Now, back to our imaginary journeys with our shepherds…. Shepherds are necessary when we travel, when we are nomadic, but what happens once we’ve reached our destination?
* The institution of kingship in Israel developed when their existence as a nomadic people transformed into a more sedentary existence. When they were travelers, each tribe of Israel was governed by a judge or a tribal authority. But as they settled into one region, the clans could be gathered together under the sovereignty of one ruler. In the time of Samuel, for example, after the Israelites had suffered the violence and tyranny of Philistine rule, they were looking for a strong leader to defeat the Philistines, so the appointment of a king became a political necessity.
So, today we remember that we belong to a Kingdom, not of this world, but a Kingdom of God with Christ as our King. This King has made us to be a kingdom. You can’t be a King unless you have a kingdom (people to rule, people who will follow, people who will serve you.) There is a saying in the business world that you can’t be a leader unless people are following. Otherwise you are just taking a walk. We are responsible for whom we choose to follow. In some countries, in some cultures, choices are limited by access to food, or shelter, protection from disease or violence, a decent wage or the rights we all have as human beings. But for those of us living in the wealth and opportunity of the Western world, we do not have such restrictions: we have the blessing to choose whom we serve, whose kingdom we choose to participate in.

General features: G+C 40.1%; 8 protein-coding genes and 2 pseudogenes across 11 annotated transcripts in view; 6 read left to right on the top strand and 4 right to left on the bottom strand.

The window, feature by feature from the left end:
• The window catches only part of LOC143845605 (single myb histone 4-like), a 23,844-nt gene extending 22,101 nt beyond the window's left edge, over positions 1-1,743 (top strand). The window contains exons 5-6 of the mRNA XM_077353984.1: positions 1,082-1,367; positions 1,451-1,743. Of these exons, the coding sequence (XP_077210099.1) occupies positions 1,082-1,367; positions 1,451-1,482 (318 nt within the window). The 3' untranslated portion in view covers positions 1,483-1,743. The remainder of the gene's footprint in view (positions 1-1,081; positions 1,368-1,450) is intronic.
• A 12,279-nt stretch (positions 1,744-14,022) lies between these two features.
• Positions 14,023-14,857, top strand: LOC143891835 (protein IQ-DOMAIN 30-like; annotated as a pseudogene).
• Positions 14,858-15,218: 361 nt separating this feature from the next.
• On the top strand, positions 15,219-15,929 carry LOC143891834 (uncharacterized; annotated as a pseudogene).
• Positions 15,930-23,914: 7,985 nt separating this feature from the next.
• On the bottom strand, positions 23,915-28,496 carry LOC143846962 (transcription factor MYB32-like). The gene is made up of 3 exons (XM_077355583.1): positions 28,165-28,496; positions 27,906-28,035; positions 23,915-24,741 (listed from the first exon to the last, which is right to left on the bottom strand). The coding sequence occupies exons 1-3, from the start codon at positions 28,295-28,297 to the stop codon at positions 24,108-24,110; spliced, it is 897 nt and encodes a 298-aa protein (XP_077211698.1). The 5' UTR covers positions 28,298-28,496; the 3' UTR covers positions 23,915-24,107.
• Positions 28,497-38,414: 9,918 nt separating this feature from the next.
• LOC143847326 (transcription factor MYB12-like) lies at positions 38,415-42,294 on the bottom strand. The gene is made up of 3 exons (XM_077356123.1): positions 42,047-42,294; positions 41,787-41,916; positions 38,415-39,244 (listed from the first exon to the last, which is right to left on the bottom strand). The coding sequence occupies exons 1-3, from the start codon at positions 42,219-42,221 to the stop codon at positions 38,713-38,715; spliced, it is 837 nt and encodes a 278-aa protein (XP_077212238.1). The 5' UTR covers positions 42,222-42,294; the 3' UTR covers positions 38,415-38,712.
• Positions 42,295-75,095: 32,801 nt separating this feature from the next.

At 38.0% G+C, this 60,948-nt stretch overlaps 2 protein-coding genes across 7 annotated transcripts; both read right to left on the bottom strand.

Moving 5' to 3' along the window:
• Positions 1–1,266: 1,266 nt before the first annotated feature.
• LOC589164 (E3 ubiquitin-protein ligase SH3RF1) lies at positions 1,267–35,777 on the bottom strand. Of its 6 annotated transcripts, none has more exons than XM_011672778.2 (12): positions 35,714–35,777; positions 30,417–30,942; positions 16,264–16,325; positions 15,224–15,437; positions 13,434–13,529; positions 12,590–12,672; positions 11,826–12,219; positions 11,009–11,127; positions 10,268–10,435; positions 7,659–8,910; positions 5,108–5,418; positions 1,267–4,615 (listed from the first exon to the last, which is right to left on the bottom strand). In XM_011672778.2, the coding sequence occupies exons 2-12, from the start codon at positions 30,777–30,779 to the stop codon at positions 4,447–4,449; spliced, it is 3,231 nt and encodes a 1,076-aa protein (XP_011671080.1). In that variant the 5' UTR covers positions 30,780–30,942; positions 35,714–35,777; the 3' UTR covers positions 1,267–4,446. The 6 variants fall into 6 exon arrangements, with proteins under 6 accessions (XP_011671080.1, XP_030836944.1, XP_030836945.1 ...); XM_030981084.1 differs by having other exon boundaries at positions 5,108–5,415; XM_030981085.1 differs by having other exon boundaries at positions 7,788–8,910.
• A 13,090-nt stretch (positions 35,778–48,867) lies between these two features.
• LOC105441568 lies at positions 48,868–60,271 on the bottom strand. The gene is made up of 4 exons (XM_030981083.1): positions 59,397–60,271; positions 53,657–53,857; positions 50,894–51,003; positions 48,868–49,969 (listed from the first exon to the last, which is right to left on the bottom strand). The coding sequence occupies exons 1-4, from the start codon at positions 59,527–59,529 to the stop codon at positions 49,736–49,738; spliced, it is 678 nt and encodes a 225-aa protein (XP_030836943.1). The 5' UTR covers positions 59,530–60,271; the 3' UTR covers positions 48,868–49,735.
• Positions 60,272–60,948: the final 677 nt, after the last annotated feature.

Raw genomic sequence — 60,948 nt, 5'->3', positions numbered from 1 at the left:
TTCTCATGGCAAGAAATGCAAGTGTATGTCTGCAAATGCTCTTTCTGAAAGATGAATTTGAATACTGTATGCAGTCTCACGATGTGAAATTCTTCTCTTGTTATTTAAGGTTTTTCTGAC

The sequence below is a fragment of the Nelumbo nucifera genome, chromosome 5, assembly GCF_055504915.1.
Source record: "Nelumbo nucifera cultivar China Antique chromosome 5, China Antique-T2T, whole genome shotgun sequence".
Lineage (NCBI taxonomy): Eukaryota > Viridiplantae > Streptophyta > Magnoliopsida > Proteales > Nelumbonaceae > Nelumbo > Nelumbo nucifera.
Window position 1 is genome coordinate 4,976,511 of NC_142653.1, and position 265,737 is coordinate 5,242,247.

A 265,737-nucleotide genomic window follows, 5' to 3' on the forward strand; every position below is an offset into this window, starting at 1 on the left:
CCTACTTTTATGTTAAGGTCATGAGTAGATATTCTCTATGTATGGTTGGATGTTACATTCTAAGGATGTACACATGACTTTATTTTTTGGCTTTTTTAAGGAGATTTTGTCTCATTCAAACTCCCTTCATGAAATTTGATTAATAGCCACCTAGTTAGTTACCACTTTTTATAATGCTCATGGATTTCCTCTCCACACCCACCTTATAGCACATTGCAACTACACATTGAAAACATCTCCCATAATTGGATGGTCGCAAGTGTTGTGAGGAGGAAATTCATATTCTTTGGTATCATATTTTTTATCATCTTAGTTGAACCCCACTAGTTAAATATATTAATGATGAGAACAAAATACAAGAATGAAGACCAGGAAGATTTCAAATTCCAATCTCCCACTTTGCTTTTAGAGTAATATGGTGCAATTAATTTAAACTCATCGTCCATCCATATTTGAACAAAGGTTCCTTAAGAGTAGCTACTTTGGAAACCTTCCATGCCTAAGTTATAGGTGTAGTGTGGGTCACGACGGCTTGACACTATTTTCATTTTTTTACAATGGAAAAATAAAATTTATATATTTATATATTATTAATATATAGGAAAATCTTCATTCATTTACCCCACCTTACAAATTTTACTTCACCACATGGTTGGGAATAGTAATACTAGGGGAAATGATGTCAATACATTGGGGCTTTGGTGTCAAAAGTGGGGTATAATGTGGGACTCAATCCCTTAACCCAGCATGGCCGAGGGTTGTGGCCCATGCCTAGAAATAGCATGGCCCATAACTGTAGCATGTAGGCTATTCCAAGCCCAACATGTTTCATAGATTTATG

Jeremiah explains it this way, from chapter 23, v. 1-6:
The days are surely coming, says the Lord, when I will raise up for David a righteous Branch, and he shall reign as king and deal wisely, and shall execute justice and righteousness in the land. In his days Judah will be saved and Israel will live in safety. And this is the name by which he will be called: ‘The Lord is our righteousness.’
- Our King is righteous (fair to all)
- Our King is wise and will be just in his judgements.
- Our King will protect us from harm and keep us safe.
As we approach this holiday, let us look for shepherds that lead us out of the darkness and into the light of gratitude. Let us hold on to one another, that even as we miss those around our tables, we celebrate the ones who remain with us. Let us give thanks for the bounty – not just the bounty of food, but the blessings God has given us. And let us celebrate the King as he gathers us into his loving kingdom. And let us give thanks. Amen.